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Use of Alignment-Free Phylogenetics for Rapid Genome Sequence-Based Typing of Helicobacter pylori Virulence Markers and Antibiotic Susceptibility

van Vliet, AH and Kusters, JG (2015) Use of Alignment-Free Phylogenetics for Rapid Genome Sequence-Based Typing of Helicobacter pylori Virulence Markers and Antibiotic Susceptibility Journal of Clinical Microbiology, 53 (9). pp. 2877-2888.

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Abstract

Whole-genome sequencing is becoming a leading technology in the typing and epidemiology of microbial pathogens, but the increase in genomic information necessitates significant investment in bioinformatic resources and expertise, and currently used methodologies struggle with genetically heterogeneous bacteria such as the human gastric pathogen Helicobacter pylori. Here we demonstrate that the alignment-free analysis method feature frequency profiling (FFP) can be used to rapidly construct phylogenetic trees of draft bacterial genome sequences on a standard desktop computer and that coupling with in silico genotyping methods gives useful information for comparative and clinical genomic and molecular epidemiology applications. FFP-based phylogenetic trees of seven gastric Helicobacter species matched those obtained by analysis of 16S rRNA genes and ribosomal proteins, and FFP- and core genome single nucleotide polymorphism-based analysis of 63 H. pylori genomes again showed comparable phylogenetic clustering, consistent with genomotypes assigned by using multilocus sequence typing (MLST). Analysis of 377 H. pylori genomes highlighted the conservation of genomotypes and linkage with phylogeographic characteristics and predicted the presence of an incomplete or nonfunctional cag pathogenicity island in 18/276 genomes. In silico analysis of antibiotic susceptibility markers suggests that most H. pylori hspAmerind and hspEAsia isolates are predicted to carry the T2812C mutation potentially conferring low-level clarithromycin resistance, while levels of metronidazole resistance were similar in all multilocus sequence types. In conclusion, the use of FFP phylogenetic clustering and in silico genotyping allows determination of genome evolution and phylogeographic clustering and can contribute to clinical microbiology by genomotyping for outbreak management and the prediction of pathogenic potential and antibiotic susceptibility.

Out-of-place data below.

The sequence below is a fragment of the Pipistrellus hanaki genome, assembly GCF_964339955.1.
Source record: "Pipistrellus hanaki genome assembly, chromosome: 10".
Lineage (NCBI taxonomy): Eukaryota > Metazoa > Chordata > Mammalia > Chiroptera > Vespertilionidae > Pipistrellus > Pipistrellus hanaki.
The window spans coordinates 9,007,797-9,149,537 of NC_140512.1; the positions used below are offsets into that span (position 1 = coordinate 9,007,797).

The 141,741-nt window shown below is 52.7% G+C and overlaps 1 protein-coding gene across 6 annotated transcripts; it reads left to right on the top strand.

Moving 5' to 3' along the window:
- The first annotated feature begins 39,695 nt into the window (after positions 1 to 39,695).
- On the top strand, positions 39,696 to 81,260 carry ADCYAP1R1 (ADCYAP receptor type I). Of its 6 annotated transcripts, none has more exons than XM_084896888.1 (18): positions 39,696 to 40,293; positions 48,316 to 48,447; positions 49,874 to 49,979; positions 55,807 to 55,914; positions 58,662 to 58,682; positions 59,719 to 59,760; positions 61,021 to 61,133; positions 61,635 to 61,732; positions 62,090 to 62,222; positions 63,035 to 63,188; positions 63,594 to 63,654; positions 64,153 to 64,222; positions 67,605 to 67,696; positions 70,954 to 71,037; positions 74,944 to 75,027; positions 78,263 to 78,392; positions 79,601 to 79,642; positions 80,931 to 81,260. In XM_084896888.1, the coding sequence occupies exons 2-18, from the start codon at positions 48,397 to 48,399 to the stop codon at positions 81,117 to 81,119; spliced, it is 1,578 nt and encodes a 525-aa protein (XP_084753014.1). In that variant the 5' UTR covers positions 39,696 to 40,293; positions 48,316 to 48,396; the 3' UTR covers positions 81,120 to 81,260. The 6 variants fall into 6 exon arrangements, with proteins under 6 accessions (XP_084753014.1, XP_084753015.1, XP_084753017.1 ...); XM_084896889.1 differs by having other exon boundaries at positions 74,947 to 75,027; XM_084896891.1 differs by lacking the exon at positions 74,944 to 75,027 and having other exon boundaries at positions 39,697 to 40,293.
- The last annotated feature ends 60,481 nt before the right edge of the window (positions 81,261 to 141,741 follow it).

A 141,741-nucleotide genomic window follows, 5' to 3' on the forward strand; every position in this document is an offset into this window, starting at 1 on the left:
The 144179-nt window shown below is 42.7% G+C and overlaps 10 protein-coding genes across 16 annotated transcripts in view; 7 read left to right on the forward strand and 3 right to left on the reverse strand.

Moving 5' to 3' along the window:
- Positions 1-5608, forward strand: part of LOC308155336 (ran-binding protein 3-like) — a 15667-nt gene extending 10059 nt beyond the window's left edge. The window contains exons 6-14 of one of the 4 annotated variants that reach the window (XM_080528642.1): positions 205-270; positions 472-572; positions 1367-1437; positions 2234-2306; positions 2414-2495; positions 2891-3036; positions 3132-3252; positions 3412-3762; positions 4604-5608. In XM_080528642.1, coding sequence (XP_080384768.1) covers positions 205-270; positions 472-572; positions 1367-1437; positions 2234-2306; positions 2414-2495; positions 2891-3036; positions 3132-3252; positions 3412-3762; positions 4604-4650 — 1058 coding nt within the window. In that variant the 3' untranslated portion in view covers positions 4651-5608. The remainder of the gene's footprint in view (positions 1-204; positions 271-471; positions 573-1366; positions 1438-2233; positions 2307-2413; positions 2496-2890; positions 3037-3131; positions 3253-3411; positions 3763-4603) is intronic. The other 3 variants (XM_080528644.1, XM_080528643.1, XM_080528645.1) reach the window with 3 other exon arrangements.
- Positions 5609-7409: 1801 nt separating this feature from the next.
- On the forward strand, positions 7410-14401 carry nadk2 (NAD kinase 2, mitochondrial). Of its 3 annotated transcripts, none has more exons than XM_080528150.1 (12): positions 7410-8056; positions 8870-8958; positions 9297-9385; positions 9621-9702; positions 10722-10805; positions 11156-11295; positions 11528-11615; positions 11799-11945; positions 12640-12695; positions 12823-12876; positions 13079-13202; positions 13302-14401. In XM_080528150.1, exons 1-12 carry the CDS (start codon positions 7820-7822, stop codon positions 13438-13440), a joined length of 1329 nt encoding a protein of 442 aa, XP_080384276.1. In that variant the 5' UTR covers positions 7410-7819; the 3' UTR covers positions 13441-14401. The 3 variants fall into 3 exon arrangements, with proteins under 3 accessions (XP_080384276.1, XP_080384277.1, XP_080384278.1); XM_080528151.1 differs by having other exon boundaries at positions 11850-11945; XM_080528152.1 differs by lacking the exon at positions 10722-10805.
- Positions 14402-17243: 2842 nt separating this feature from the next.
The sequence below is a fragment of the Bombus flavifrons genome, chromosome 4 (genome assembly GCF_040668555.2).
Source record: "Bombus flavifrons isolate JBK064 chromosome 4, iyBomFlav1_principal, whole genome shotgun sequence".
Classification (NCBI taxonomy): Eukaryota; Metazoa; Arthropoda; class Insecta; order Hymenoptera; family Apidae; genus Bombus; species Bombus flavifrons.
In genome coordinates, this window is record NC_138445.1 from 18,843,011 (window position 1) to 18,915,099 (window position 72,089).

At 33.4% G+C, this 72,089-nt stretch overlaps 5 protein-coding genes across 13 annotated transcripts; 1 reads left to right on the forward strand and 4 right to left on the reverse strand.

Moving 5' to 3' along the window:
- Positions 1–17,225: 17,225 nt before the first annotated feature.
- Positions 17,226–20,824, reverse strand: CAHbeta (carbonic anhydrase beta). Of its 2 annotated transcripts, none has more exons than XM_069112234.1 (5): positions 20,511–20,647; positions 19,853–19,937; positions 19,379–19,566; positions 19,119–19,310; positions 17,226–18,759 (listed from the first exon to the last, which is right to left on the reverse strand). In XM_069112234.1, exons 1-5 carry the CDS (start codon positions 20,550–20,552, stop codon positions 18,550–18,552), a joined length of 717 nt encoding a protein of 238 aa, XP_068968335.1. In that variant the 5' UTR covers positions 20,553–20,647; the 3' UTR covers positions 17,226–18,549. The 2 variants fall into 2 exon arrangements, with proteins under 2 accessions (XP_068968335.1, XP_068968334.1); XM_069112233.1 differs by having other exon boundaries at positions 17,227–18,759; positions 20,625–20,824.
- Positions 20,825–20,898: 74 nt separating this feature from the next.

Item Type: Article
Subjects : Veterinary Medicine
Divisions : Faculty of Health and Medical Sciences > School of Veterinary Medicine
Authors :
NameEmailORCID
van Vliet, AHUNSPECIFIEDUNSPECIFIED
Kusters, JGUNSPECIFIEDUNSPECIFIED
Date : 1 July 2015
Identification Number : 10.1128/JCM.01357-15
Copyright Disclaimer : Copyright © 2015 van Vliet and Kusters. This is an open-access article distributed under the terms of the Creative Commons Attribution 3.0 Unported license.
Depositing User : Symplectic Elements
Date Deposited : 04 Apr 2017 11:03
Last Modified : 31 Oct 2017 19:15
URI: http://epubs.surrey.ac.uk/id/eprint/813926

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